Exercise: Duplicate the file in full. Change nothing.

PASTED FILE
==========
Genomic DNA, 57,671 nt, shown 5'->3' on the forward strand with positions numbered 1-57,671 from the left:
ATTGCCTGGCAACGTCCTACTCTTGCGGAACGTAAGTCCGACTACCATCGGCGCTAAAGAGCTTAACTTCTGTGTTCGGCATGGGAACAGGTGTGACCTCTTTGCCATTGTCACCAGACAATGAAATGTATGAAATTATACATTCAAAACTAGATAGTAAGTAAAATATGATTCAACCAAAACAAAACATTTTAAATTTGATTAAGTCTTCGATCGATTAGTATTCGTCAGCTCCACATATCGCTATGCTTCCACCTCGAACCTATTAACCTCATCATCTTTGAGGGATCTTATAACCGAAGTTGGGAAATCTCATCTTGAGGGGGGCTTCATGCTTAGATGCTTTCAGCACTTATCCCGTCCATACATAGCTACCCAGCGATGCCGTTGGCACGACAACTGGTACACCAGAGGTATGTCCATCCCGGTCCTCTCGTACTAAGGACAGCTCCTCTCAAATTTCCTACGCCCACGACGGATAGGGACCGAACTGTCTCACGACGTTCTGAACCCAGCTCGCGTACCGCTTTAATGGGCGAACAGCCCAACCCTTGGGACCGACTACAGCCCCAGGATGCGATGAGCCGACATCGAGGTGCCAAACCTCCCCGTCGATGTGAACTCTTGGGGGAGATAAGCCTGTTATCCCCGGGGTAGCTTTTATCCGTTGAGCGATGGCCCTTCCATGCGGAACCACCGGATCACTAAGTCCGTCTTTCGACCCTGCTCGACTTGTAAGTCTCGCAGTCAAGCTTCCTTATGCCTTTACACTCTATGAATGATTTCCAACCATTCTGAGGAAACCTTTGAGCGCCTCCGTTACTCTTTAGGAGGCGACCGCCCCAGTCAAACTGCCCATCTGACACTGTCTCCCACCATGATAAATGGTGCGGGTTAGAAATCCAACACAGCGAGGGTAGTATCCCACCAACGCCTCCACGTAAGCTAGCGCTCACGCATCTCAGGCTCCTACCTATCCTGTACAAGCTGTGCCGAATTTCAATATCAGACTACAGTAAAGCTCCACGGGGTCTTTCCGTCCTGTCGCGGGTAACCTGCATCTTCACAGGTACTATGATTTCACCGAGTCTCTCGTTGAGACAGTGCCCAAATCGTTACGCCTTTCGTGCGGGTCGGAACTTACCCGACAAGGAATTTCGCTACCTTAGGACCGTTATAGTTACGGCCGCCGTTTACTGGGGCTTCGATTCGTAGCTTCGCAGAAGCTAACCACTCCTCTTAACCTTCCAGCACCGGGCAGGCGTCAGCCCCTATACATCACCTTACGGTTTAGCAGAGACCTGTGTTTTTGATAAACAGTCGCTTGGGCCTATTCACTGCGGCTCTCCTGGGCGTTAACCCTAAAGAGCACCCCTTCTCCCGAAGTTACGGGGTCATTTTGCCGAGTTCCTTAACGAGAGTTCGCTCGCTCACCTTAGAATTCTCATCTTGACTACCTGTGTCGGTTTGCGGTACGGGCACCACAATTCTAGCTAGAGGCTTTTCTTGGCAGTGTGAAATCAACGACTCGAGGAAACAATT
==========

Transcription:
Genomic DNA, 57,671 nt, shown 5'->3' on the forward strand with positions numbered 1-57,671 from the left:
ATTGCCTGGCAACGTCCTACTCTTGCGGAACGTAAGTCCGACTACCATCGGCGCTAAAGAGCTTAACTTCTGTGTTCGGCATGGGAACAGGTGTGACCTCTTTGCCATTGTCACCAGACAATGAAATGTATGAAATTATACATTCAAAACTAGATAGTAAGTAAAATATGATTCAACCAAAACAAAACATTTTAAATTTGATTAAGTCTTCGATCGATTAGTATTCGTCAGCTCCACATATCGCTATGCTTCCACCTCGAACCTATTAACCTCATCATCTTTGAGGGATCTTATAACCGAAGTTGGGAAATCTCATCTTGAGGGGGGCTTCATGCTTAGATGCTTTCAGCACTTATCCCGTCCATACATAGCTACCCAGCGATGCCGTTGGCACGACAACTGGTACACCAGAGGTATGTCCATCCCGGTCCTCTCGTACTAAGGACAGCTCCTCTCAAATTTCCTACGCCCACGACGGATAGGGACCGAACTGTCTCACGACGTTCTGAACCCAGCTCGCGTACCGCTTTAATGGGCGAACAGCCCAACCCTTGGGACCGACTACAGCCCCAGGATGCGATGAGCCGACATCGAGGTGCCAAACCTCCCCGTCGATGTGAACTCTTGGGGGAGATAAGCCTGTTATCCCCGGGGTAGCTTTTATCCGTTGAGCGATGGCCCTTCCATGCGGAACCACCGGATCACTAAGTCCGTCTTTCGACCCTGCTCGACTTGTAAGTCTCGCAGTCAAGCTTCCTTATGCCTTTACACTCTATGAATGATTTCCAACCATTCTGAGGAAACCTTTGAGCGCCTCCGTTACTCTTTAGGAGGCGACCGCCCCAGTCAAACTGCCCATCTGACACTGTCTCCCACCATGATAAATGGTGCGGGTTAGAAATCCAACACAGCGAGGGTAGTATCCCACCAACGCCTCCACGTAAGCTAGCGCTCACGCATCTCAGGCTCCTACCTATCCTGTACAAGCTGTGCCGAATTTCAATATCAGACTACAGTAAAGCTCCACGGGGTCTTTCCGTCCTGTCGCGGGTAACCTGCATCTTCACAGGTACTATGATTTCACCGAGTCTCTCGTTGAGACAGTGCCCAAATCGTTACGCCTTTCGTGCGGGTCGGAACTTACCCGACAAGGAATTTCGCTACCTTAGGACCGTTATAGTTACGGCCGCCGTTTACTGGGGCTTCGATTCGTAGCTTCGCAGAAGCTAACCACTCCTCTTAACCTTCCAGCACCGGGCAGGCGTCAGCCCCTATACATCACCTTACGGTTTAGCAGAGACCTGTGTTTTTGATAAACAGTCGCTTGGGCCTATTCACTGCGGCTCTCCTGGGCGTTAACCCTAAAGAGCACCCCTTCTCCCGAAGTTACGGGGTCATTTTGCCGAGTTCCTTAACGAGAGTTCGCTCGCTCACCTTAGAATTCTCATCTTGACTACCTGTGTCGGTTTGCGGTACGGGCACCACAATTCTAGCTAGAGGCTTTTCTTGGCAGTGTGAAATCAACGACTCGAGGAAACAATT